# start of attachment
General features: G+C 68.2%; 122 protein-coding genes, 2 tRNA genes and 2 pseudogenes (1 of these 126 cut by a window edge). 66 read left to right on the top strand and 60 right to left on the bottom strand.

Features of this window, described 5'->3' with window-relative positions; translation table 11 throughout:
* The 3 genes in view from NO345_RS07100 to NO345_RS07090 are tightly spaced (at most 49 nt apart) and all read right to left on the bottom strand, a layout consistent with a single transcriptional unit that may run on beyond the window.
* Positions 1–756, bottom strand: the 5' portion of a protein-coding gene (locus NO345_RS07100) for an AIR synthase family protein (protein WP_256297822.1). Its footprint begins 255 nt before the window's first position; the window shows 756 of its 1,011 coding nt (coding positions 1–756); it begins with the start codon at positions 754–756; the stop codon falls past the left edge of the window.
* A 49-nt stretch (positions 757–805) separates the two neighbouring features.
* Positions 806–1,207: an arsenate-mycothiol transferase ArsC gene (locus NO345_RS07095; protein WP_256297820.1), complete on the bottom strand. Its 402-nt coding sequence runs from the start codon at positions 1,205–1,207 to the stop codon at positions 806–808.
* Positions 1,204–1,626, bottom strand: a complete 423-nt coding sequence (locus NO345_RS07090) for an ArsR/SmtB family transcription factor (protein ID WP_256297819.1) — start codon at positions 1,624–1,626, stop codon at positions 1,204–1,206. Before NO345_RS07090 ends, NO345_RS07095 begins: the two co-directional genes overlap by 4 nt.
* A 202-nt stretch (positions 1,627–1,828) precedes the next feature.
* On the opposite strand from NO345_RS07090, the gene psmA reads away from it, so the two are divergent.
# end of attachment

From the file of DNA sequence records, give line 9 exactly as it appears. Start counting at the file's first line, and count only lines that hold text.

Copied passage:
* On the opposite strand from NO345_RS07090, the gene psmA reads away from it, so the two are divergent.